Iraq Oil Report's Daily Brief compiles the most important news and analysis about Iraq from around the web.

How ISIS works

THe New York Times reports :

The Islamic State in Iraq and Syria has a detailed structure that encompasses many functions and jurisdictions, according to ISIS documents seized by Iraqi forces and seen by American officials and Hashim Alhashimi, an Iraqi researcher. Many of its leaders are former officers from Saddam Hussein’s long-disbanded army who augmented their military training with terrorist techniques during years of fighting American troops.

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Iraq’s artists defy extremists with bows, brushes and a low profile

Alice Fordham reports for NPR:

It's a hot night in Baghdad, and the national theater is packed with people who are here to see the Iraqi National Symphony Orchestra. They're fanning themselves with programs that show conductor Karim Wasfi, a striking man with thick eyebrows and a pointed beard, playing the cello. Tonight, he'll be conducting for the first time in more than a year. Iraq has been in the headlines lately, with extremists taking over parts of the country, American airstrikes, the militias and the politics. But the country was once a sophisticated center for learning and the arts. Backstage at the national theater, Wasfi reflects on the musicians and artists trying to keep that tradition alive.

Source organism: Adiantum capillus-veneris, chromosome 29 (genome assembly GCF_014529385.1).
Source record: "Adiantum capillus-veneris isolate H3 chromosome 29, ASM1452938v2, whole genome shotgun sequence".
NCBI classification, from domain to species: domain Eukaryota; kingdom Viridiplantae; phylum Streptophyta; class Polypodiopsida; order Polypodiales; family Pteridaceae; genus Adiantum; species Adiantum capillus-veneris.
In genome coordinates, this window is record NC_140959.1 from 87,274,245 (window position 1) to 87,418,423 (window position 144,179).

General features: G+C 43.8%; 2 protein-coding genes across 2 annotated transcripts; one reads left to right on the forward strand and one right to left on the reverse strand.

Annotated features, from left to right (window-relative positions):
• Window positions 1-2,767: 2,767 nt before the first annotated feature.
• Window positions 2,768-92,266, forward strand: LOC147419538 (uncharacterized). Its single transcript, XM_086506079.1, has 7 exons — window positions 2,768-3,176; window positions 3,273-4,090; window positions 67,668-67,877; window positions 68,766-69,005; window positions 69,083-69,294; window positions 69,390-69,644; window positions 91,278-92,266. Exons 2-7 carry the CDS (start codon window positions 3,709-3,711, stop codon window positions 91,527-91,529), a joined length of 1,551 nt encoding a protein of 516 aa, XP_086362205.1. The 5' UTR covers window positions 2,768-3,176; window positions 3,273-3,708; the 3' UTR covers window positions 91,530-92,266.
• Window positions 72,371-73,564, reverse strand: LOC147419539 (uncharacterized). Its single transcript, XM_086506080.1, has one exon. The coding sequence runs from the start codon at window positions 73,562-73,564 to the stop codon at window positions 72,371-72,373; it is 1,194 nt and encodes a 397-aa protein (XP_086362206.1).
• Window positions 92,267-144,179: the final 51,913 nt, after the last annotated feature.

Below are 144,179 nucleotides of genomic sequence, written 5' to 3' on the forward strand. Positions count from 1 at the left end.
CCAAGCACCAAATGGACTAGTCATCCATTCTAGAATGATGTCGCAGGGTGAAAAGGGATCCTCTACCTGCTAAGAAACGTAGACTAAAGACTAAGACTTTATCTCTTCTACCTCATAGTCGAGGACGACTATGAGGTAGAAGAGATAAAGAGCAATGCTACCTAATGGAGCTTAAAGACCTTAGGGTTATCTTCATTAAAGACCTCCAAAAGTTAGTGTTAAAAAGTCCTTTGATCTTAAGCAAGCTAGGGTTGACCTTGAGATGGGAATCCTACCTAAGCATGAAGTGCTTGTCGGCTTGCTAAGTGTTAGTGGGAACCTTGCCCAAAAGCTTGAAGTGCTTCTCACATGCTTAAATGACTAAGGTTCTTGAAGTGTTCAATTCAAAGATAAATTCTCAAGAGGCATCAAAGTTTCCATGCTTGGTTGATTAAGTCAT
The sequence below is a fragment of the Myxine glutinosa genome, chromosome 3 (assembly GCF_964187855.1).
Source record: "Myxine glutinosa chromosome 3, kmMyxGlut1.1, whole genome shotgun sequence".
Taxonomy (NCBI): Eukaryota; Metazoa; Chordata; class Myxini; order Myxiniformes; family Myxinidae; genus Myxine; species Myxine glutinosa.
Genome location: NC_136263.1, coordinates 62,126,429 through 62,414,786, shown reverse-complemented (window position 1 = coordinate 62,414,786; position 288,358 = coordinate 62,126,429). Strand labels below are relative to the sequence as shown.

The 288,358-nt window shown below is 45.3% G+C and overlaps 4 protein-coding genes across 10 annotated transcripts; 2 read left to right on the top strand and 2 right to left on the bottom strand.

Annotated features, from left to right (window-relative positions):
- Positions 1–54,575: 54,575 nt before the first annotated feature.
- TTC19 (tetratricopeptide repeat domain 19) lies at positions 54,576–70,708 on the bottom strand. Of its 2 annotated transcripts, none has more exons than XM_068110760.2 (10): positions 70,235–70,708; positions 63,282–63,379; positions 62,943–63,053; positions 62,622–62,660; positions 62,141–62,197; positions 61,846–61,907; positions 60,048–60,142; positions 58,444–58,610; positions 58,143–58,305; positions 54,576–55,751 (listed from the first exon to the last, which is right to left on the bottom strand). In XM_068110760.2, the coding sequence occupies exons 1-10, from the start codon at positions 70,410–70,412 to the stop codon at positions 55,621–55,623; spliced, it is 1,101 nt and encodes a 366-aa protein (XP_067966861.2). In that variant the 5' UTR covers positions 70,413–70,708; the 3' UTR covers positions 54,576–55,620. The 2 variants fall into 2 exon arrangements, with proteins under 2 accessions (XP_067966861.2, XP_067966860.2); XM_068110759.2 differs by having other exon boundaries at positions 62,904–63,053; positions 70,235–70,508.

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Iraqi neighbourhood holds out against jihadists

W.G. Dunlop reports for AFP: